Ask Dr. Forgiveness

Are there some offenses that are so bad that they are unforgivable?

There are some offenses which some people will not forgive, but there is nothing I know in the world so horrible that no one has responded with forgiveness.

An example is the murder of one’s child. Many may not be ready to start a forgiveness process, but there are other people who would and have forgiven the murderer of their children.

We must be gentle with those who refuse to forgive. At the same time, we should not stand in disbelief when some do offer forgiveness in this circumstance.

Please follow and like us:

Found out recently that my husband had a lady friend who he was close to on facebook. To the extent that he sent her a message on valentines reading: Happy valentines sweeting. I confronted him about it but he says there was nothing between them, which i don’t believe. Now i’m hurting and finding it difficult to believe him. I wish it was the first time he has had a lady friend whom he gets too close to but it is not and we’ve fought over this issue on two occassions and I just don’t know what to do.

Hurt from betrayal is very difficult. Hurt from continued betrayal is even more difficult. Your forgiving him will help your inner emotional world and it may help you talk with your husband in a calm and respectful manner (which may help open the lines of communication a little more). Beyond forgiving, you have an issue of trust. Forgiveness by itself will not restore trust, although it may make you more open to trusting. Trust has to be earned. Your husband, as you say, has had issues like this on at least two other occasions. It is time to let him know that you are having difficulty trusting, and then see what he says. He will have to repair the mistrust by small and consistent behaviors (one step at a time) so that you are feeling safer. What do you need from him to feel safer? After you start the forgiveness process and your anger is lessened, approach him with this and see what he has to offer by way of increasing your sense of feeling safe.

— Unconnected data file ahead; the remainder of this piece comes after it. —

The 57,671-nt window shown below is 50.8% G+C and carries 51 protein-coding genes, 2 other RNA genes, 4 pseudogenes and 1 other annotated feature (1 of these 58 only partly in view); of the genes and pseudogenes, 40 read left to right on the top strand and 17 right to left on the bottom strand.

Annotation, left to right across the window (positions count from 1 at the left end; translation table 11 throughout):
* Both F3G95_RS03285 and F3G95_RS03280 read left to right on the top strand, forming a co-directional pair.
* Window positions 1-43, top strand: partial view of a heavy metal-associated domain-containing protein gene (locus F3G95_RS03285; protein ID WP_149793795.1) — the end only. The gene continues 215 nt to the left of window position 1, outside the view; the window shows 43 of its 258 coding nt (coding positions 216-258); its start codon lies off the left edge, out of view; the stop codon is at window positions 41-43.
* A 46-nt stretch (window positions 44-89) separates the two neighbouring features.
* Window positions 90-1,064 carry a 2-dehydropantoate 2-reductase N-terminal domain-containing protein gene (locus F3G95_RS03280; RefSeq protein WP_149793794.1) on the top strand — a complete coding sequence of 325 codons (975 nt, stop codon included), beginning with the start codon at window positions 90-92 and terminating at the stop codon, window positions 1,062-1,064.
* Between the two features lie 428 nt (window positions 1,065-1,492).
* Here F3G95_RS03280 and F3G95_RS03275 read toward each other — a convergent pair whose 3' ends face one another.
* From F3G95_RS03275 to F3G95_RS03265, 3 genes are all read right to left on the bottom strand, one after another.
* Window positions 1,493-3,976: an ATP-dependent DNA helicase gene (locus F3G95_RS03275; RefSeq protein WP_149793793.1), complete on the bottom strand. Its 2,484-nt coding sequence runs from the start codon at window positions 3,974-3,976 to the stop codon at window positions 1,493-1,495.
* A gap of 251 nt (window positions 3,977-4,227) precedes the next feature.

Please follow and like us:

I run a business and most of my employees are men. I was thinking of holding a forgiveness workshop in the firm, but I am concerned about the reactions I will get. I think you know what I mean. We have had “diversity training” and “sensitivity training” somewhat forced on us. Will the guys in particular think the forgiveness workshop is just one more imposition for them?

“Diversity and sensitivity training” sometimes makes employees angry because such training can imply that any given employee is not sensitive to others. When employees do not share such an implicit message, then attending a workshop like this can appear to be something forced on them.

A forgiveness workshop does not imply that a given employee is insensitive or disrespectful. Instead, the point of such a workshop is to help any employee who is resentful, with the possible consequence of coming to work with low morale, to overcome this sometimes debilitating resentment. Forgiveness presents a problem (excessive anger) and then presents a scientifically-tested solution (forgiving those who have been unjust to the employee).

If you think about it, a forgiveness workshop gives the exact opposite message of sensitivity training. It is the employee who is treated unjustly and who seeks a solution when we shine the light on forgiveness. In contrast, it is the employee who is implicitly judged as being the unjust one when he or she is asked to undergo diversity and sensitivity training.